Auto Club Alerts Motorists About New Laws for 2024
In 2023, the California State Legislature approved several new laws of interest to drivers, according to the Automobile Club of Southern California. Unless otherwise noted, these measures took effect Jan. 1.
PARKING ADJACENT TO CROSSWALKS
Attempting to curtail California’s higher-than-national-average pedestrian fatality rate, Assembly Bill 413 generally prohibits a person from parking a vehicle within 20 feet of the vehicle-approach side of any crosswalk, a safety measure known as “daylighting.” A local authority can permit commercial vehicle loading or unloading within 20 feet of a crosswalk if it adopts an ordinance and uses appropriate signage or paint to mark the loading zone. Violators will receive a warning until January 1, 2025.
CATALYTIC CONVERTER THEFTS
Three new Auto Club-supported laws were adopted to address catalytic converter thefts:
- SB 55 generally prohibits a car dealer from selling any vehicle equipped with a catalytic converter unless the converter has been permanently marked with the vehicle’s VIN, though there are some specified exceptions.
- AB 1519 makes it a misdemeanor to remove, alter, or obfuscate any VIN or other unique marking on a catalytic converter, or to possess 3 or more catalytic converters that have been so altered.
- AB 641 redefines “automobile dismantler,” making it a misdemeanor for anyone other than a licensed automobile dismantler to possess 9 or more used catalytic converters that have been cut from a vehicle.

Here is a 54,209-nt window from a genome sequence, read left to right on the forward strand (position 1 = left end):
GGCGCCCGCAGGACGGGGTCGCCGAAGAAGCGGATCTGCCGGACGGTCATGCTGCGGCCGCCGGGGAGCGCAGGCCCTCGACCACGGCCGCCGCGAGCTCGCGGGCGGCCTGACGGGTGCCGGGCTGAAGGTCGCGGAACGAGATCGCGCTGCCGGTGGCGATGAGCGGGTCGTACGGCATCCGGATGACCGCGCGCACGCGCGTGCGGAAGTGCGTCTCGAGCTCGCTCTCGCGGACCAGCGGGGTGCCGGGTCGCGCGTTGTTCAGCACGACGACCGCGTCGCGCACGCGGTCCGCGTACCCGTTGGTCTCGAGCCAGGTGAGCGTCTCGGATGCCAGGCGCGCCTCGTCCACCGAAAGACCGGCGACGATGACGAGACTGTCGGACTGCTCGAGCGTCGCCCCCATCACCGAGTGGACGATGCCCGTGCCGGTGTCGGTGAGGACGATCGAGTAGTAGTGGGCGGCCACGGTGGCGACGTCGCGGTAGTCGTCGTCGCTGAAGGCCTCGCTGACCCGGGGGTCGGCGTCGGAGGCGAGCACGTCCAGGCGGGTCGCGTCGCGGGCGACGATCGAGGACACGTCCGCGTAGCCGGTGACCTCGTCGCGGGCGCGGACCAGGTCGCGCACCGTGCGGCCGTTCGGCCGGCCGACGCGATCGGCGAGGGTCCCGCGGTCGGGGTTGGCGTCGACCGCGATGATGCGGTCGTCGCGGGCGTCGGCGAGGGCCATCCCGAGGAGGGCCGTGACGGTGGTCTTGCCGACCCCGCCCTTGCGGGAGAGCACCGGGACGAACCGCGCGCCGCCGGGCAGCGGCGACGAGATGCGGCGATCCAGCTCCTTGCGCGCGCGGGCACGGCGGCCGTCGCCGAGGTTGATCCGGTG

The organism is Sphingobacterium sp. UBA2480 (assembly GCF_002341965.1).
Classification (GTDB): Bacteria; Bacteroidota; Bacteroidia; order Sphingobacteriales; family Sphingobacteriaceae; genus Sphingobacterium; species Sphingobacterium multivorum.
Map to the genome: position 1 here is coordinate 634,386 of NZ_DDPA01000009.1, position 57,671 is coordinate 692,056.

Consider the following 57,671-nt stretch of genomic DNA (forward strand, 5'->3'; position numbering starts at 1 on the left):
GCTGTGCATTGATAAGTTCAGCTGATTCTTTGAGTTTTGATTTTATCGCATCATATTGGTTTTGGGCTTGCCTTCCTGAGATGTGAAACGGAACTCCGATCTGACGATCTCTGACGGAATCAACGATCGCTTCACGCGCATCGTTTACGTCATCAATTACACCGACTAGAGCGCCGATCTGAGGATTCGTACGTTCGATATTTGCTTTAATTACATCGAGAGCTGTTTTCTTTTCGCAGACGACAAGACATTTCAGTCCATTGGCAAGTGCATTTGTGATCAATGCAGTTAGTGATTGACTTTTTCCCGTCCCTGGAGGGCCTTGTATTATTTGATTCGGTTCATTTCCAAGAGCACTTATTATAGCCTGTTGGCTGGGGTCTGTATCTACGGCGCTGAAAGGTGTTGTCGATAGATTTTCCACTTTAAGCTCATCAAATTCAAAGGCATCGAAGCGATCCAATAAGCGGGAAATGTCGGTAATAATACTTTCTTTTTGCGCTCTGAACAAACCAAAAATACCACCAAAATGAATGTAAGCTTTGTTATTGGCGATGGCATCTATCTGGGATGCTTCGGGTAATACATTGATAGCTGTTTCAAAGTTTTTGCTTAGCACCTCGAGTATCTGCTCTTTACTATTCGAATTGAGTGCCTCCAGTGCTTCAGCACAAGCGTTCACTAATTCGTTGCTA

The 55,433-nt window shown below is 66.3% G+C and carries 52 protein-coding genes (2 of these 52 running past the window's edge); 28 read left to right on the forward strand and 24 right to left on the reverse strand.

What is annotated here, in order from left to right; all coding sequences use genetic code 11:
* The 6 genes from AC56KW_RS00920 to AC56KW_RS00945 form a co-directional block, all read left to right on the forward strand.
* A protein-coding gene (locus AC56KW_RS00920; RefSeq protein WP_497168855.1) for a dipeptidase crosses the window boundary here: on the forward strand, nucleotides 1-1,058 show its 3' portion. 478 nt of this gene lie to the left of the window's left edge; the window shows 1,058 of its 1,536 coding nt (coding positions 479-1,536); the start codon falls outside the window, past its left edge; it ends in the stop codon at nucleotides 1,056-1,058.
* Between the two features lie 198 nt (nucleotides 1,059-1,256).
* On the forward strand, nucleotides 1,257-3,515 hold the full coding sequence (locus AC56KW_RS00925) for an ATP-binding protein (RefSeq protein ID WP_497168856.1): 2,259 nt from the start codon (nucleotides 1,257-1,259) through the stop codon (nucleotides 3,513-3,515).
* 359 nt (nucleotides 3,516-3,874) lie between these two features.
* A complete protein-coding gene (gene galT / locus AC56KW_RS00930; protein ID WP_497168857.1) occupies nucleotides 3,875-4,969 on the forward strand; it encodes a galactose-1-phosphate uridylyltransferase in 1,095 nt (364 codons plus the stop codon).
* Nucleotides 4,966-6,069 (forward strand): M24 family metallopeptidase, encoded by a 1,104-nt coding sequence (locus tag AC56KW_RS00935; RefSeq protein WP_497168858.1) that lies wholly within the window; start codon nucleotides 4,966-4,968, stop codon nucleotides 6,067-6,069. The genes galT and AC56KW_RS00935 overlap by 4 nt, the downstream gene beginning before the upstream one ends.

AB 436 repeals the existing law that allowed local governments to ban vehicular cruising. It also prohibits local governments from placing restrictions on cars that have been modified to be a certain height (i.e., lowriders). In 1982, the legislature permitted cities to ban cruising, but critics argued that the law targeted certain groups. In 2022, the legislature adopted a resolution that encourages law enforcement to work with car clubs to conduct safe cruising events.
SB 381 requires the Mineta Transportation Institute at San Jose State University to conduct a study on electric bicycles to improve rider safety. The institute will identify best practices by analyzing data on injuries, crashes, emergency room visits, and deaths related to the use of electric and nonelectric bicycles.
AB 645 authorizes an automated speed-enforcement pilot program in Los Angeles, Long Beach, Glendale, Oakland, San Jose, and San Francisco.
The new law allows the placement of speed detecting cameras in school zones; on streets with a high incidence of races and side shows; and on designated “safety corridors,” which are streets with the highest incidences of fatal and severe injury crashes.
Cameras are not authorized on freeways or expressways. Fines for violations escalate based on how much the speed limit is exceeded, ranging from $50 for 11–15 mph over the posted limit to $500 for exceeding 100 mph.
A public information program must be commenced for at least 30 days prior to implementation, and first violations will receive warnings for the first 60 days of enforcement if the violation is not more than 15 mph over the posted limit.
AIR QUALITY AND CLEAN TRANSPORTATION FEES
AB 126 extends the smog abatement fee ($8), alternative fuel and fleet modernization fee ($3), and vehicle identification fee ($5) until 2035 to help fund advanced transportation and fuel technologies. These fees are due at the time of registration. Owners pay the smog abatement fee through the eighth year of registration. After that, vehicles are required to pass a smog check every 2 years. However, a smog check is still required in other circumstances, such as a sale, transfer of ownership, or initial registration of an out-of-state vehicle.
- Motorcycle cops: Automobile Club of Southern California